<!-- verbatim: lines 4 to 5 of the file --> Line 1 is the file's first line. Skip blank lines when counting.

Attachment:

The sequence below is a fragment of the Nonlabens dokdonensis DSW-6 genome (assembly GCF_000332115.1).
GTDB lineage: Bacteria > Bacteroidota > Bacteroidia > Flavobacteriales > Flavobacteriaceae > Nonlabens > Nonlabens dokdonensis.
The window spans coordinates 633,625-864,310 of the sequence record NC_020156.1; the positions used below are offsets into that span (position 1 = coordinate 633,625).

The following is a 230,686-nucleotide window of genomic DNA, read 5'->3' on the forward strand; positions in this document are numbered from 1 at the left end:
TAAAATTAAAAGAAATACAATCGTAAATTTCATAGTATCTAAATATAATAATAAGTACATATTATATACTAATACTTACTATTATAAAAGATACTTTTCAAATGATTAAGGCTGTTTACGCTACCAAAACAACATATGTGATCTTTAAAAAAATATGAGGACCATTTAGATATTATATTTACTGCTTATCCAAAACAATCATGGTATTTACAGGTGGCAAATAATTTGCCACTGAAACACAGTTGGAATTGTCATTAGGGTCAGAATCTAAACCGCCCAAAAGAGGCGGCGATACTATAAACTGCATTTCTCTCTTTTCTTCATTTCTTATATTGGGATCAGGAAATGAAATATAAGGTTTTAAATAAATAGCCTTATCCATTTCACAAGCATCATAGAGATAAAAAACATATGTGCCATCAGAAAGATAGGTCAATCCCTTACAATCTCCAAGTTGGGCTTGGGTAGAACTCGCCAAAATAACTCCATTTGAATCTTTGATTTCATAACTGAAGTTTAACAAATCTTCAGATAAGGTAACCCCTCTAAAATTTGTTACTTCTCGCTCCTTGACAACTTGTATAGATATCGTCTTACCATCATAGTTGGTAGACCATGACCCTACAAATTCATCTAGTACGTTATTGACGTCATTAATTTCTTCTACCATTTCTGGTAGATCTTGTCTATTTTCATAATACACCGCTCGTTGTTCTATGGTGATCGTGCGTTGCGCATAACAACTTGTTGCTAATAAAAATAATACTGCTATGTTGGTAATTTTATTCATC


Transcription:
The following is a 230,686-nucleotide window of genomic DNA, read 5'->3' on the forward strand; positions in this document are numbered from 1 at the left end:
TAAAATTAAAAGAAATACAATCGTAAATTTCATAGTATCTAAATATAATAATAAGTACATATTATATACTAATACTTACTATTATAAAAGATACTTTTCAAATGATTAAGGCTGTTTACGCTACCAAAACAACATATGTGATCTTTAAAAAAATATGAGGACCATTTAGATATTATATTTACTGCTTATCCAAAACAATCATGGTATTTACAGGTGGCAAATAATTTGCCACTGAAACACAGTTGGAATTGTCATTAGGGTCAGAATCTAAACCGCCCAAAAGAGGCGGCGATACTATAAACTGCATTTCTCTCTTTTCTTCATTTCTTATATTGGGATCAGGAAATGAAATATAAGGTTTTAAATAAATAGCCTTATCCATTTCACAAGCATCATAGAGATAAAAAACATATGTGCCATCAGAAAGATAGGTCAATCCCTTACAATCTCCAAGTTGGGCTTGGGTAGAACTCGCCAAAATAACTCCATTTGAATCTTTGATTTCATAACTGAAGTTTAACAAATCTTCAGATAAGGTAACCCCTCTAAAATTTGTTACTTCTCGCTCCTTGACAACTTGTATAGATATCGTCTTACCATCATAGTTGGTAGACCATGACCCTACAAATTCATCTAGTACGTTATTGACGTCATTAATTTCTTCTACCATTTCTGGTAGATCTTGTCTATTTTCATAATACACCGCTCGTTGTTCTATGGTGATCGTGCGTTGCGCATAACAACTTGTTGCTAATAAAAATAATACTGCTATGTTGGTAATTTTATTCATC